Written 17th of June 2017 about the Fed’s monetary policy
A dovish hike was what the market expected. However the FOMC delivered a hawkish hike.
1) Federal Funds rate was increased by 25 basis points as expected
2) Recognition that short term inflation will run under 2% mandate
3) Economic growth had rebounded from weak economic performance out of Q1. Q1, according to the Fed, was indeed “transitory”.
4) Janet Yellen during her prepared statement during the press conference said that “provided that the economy evolves broadly as the Committee anticipates, we currently expect to begin implementing a balance sheet normalization program this year.” This is in stark contrast to what they previously said. Fed deleted prior language that said it will keep existing reinvestment policy in place until normalization of fed funds rate “is well under way”; also removes reference to FOMC’s holdings of longer-term securities staying “at sizable levels”.
Inflation on a 12-month basis is expected to remain somewhat below 2 percent in the near term but to stabilize around the Committee’s 2 percent objective over the medium term. Near-term risks to the economic outlook appear roughly balanced, but the Committee is monitoring inflation developments closely.
The Committee will carefully monitor actual and expected inflation developments relative to its symmetric inflation goal.
As I noted in our policy statement, we are continuing to maintain the size of our balance sheet by reinvesting proceeds from maturing Treasury securities and principal payments from agency debt and mortgage-backed securities. Provided that the economy evolves broadly as the Committee anticipates, we currently expect to begin implementing a balance sheet normalization program this year.
Summary from Bloomberg / Zerohedge:
RATES: Target range for fed funds rate was raised to 1%-1.25% from 0.75%-1%; decision included dissent from Minneapolis Fed’s Neel Kashkari; rate increase is third hike since December 2016
RATE OUTLOOK: Keeps reference to gradual pace of future rate increases, continues to say fed funds rates is likely to remain below expected long-run levels “for some time” and actual path of rate will depend on outlook
INFLATION: Says inflation on 12-month basis will stabilize around 2% over medium term, but is expected to stay somewhat below 2% in near term; said inflation excluding energy and food is running somewhat below 2%; Still says that FOMC will monitor inflation developments relative to its “symmetric goal”
ECONOMY: Fed now says economic activity has been rising moderately this year vs prior assessment that it has slowed; continues to say U.S. labor market has continued to strengthen and now calls solid job gains as having “moderated”. (Poor economic growth in Quarter 1 2017 was not mentioned)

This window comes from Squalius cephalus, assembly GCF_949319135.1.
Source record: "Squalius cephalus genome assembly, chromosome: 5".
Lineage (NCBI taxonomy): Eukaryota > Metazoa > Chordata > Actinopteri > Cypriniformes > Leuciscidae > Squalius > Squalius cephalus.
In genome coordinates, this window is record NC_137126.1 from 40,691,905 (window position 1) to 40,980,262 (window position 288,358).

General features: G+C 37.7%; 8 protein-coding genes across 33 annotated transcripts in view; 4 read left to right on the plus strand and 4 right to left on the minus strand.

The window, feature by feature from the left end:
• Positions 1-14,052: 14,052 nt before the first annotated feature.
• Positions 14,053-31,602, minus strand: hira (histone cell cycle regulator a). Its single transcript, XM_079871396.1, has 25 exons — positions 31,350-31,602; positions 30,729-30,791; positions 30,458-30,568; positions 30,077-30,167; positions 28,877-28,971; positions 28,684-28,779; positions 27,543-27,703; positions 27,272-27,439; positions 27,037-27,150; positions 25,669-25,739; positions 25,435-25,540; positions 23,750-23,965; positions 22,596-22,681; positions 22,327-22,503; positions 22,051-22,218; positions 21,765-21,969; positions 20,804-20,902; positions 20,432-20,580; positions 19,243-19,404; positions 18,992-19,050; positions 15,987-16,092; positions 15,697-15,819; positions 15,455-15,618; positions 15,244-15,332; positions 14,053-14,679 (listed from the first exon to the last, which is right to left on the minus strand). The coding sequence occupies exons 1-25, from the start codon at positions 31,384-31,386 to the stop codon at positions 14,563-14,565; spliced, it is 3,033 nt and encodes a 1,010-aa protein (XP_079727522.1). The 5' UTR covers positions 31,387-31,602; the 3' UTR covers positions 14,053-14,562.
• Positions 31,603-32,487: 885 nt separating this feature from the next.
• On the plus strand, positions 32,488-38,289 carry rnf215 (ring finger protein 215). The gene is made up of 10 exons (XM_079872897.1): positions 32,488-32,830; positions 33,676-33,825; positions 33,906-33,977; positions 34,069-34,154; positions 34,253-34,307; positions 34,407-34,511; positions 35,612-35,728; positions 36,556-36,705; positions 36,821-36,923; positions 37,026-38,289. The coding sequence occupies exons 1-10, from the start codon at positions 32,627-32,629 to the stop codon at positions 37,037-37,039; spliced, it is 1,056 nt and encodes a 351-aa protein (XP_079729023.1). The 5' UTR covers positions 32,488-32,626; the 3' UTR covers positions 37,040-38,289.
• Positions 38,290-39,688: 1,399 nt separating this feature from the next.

REINVESTMENT POLICY: Fed deletes prior language that said it will keep existing reinvestment policy in place until normalization of fed funds rate “is well under way”; also removes reference to FOMC’s holdings of longer-term securities staying “at sizable levels”
RISKS: Near-term risks to outlook still appear “roughly balanced” as FOMC monitors inflation developments “closely”
FED’s Dot Plot (March vs June):
2017: June: 1.375% (range 1.125% to 1.625%); March: 1.375%
2018: June: 2.125% (range 1.125% to 3.125%); March: 2.125%
2019: June: 2.938% (range 1.125% to 4.125%); March: 3.000%
The key economic data points that the FOMC seemed to place most scrutiny were the headline and core PCE inflation projections. Their inflation expectations for the near term were revised downwards from 1.9% to 1.6% and 1.9% to 1.7% respectively.
Regarding Balance Sheet Normalisation from the FOMC:
For payments of principal that the Federal Reserve receives from maturing Treasury securities, the Committee anticipates that the cap will be $6 billion per month initially and will increase in steps of $6 billion at three-month intervals over 12 months until it reaches $30 billion per month.
For payments of principal that the Federal Reserve receives from its holdings of agency debt and mortgage-backed securities, the Committee anticipates that the cap will be $4 billion per month initially and will increase in steps of $4 billion at three-month intervals over 12 months until it reaches $20 billion per month.
The Committee also anticipates that the caps will remain in place once they reach their respective maximums so that the Federal Reserve’s securities holdings will continue to decline in a gradual and predictable manner until the Committee judges that the Federal Reserve is holding no more securities than necessary to implement monetary policy efficiently and effectively.
USD/JPY long (speculative)
Since the start of the year (2017), 112 had been an important number for USD/JPY. It had acted as support and resistance several times. At the moment, it does show signs that it is taking support at 112.
The case for USD strength was explained above. The data dependent Federal Reserve is at this moment preferring to ignore economic data (which had been poor) so as to carry out their tightening policies.
The Bank of Japan’s Governor Kuroda vowed to do “whatever it takes” to boost (core) inflation to reach their 2% target. Try as Peter Pan might, even at +0.4% core CPI print in May, it is still extremely far from their 2% target. This is despite the fact that short term interest rate is at -0.1%, 10 year JGB yield target of around 0%, and printing money via QQE at 80 trillion yen ++ annually. Though not a consensus opinion, I am still of the opinion that the BOJ will not tighten any time soon and may even loosen monetary policy further to achieve their inflation target.
The Bank of Japan have got two mandates. They are “maintaining financial stability” and “price stability”. They do not target unemployment rate, retail spending, gross domestic product, etc. It seemed pretty apparent that if the always sanguine Peter Pan is really serious of reaching the 2% core inflation target, he needs to do much more than 80 trillion yen a year. Try 160?